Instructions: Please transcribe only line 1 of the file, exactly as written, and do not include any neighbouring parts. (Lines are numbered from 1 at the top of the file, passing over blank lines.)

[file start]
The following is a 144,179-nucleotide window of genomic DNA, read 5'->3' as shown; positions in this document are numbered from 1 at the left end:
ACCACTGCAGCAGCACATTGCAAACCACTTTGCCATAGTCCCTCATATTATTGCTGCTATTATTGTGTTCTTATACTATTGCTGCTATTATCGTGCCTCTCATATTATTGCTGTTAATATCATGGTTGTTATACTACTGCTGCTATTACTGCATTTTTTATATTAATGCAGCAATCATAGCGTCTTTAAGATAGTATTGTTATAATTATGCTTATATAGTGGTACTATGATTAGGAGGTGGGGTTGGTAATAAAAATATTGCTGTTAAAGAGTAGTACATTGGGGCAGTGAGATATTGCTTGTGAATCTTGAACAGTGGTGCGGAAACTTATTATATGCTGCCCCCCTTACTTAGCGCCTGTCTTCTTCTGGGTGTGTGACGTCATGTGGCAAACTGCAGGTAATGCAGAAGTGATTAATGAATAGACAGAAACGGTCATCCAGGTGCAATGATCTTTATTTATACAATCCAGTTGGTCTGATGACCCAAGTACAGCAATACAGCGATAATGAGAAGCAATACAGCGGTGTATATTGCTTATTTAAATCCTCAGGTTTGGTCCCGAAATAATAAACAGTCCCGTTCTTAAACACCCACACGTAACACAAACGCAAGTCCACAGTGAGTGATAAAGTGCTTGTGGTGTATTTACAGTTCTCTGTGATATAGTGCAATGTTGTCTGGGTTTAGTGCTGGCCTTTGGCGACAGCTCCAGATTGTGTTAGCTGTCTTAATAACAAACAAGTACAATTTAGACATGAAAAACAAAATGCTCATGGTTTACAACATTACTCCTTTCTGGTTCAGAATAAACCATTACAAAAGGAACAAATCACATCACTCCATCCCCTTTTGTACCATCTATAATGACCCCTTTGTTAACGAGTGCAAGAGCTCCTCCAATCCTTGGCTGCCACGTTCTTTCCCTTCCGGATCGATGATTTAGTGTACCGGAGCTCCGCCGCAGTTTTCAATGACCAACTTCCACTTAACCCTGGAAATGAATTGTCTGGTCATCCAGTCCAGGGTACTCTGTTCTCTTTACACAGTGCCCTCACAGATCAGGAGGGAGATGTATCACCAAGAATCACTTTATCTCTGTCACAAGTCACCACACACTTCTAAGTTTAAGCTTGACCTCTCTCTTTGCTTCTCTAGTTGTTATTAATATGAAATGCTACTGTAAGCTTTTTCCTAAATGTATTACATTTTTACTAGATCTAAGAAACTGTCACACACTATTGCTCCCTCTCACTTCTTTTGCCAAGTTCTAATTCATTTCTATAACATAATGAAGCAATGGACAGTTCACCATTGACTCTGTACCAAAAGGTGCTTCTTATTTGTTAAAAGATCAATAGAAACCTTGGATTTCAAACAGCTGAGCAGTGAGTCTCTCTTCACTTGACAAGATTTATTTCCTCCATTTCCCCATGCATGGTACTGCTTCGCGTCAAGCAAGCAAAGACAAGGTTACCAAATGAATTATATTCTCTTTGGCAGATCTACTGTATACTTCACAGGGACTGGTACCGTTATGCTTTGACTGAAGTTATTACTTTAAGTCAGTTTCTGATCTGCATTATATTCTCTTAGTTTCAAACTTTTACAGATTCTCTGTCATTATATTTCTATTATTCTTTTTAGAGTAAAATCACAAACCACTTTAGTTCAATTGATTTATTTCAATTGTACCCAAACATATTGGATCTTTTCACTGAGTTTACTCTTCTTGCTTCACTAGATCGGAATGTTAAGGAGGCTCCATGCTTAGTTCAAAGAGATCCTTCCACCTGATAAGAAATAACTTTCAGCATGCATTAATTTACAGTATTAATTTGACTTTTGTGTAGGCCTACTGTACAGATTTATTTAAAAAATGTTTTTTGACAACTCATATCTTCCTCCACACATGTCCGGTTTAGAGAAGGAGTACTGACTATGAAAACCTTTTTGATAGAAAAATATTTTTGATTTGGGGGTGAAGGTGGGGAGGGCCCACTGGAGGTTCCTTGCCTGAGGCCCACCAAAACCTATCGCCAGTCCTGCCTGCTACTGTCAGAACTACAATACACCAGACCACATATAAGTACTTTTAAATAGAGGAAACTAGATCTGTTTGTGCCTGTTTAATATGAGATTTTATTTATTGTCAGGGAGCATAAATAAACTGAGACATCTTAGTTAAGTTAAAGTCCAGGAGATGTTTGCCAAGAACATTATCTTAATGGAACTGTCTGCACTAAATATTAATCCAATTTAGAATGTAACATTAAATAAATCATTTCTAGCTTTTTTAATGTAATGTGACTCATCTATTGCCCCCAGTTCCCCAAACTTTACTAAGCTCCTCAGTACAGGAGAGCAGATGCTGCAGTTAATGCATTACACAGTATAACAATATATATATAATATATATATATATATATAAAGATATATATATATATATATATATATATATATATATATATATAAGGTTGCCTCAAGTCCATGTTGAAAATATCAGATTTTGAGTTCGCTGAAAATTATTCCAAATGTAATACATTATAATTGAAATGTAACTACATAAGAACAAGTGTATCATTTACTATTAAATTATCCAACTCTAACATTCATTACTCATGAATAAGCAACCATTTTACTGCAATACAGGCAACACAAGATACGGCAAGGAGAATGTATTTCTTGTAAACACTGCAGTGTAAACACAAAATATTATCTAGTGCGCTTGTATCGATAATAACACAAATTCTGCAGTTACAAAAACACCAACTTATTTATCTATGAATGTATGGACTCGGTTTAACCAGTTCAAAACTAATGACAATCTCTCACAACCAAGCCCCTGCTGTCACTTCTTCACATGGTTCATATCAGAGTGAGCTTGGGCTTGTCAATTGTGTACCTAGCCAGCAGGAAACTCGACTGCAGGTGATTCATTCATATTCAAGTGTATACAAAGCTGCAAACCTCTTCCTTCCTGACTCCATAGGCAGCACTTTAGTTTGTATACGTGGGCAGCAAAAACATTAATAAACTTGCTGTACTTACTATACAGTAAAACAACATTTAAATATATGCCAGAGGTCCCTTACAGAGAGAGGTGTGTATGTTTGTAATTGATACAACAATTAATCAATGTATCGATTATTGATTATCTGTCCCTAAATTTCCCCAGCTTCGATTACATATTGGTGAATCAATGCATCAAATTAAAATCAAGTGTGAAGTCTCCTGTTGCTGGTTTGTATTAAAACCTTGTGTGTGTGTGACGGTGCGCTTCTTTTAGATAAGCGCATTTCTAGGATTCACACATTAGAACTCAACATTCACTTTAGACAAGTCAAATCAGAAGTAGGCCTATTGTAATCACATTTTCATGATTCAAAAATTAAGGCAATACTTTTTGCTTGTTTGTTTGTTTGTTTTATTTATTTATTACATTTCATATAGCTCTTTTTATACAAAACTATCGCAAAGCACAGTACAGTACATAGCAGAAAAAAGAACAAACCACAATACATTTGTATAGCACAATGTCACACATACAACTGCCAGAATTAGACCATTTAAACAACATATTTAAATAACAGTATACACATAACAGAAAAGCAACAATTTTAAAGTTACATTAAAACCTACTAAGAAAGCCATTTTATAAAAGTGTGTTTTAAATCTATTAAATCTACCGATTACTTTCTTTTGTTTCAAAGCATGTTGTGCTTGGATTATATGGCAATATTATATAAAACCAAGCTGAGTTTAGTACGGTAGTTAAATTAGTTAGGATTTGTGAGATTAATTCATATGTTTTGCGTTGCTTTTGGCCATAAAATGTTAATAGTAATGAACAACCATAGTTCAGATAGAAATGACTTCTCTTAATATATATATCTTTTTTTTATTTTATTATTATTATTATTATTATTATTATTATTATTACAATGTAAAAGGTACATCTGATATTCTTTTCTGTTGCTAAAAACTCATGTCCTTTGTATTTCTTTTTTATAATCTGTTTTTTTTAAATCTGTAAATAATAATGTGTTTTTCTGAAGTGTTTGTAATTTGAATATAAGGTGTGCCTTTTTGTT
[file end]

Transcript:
The following is a 144,179-nucleotide window of genomic DNA, read 5'->3' as shown; positions in this document are numbered from 1 at the left end: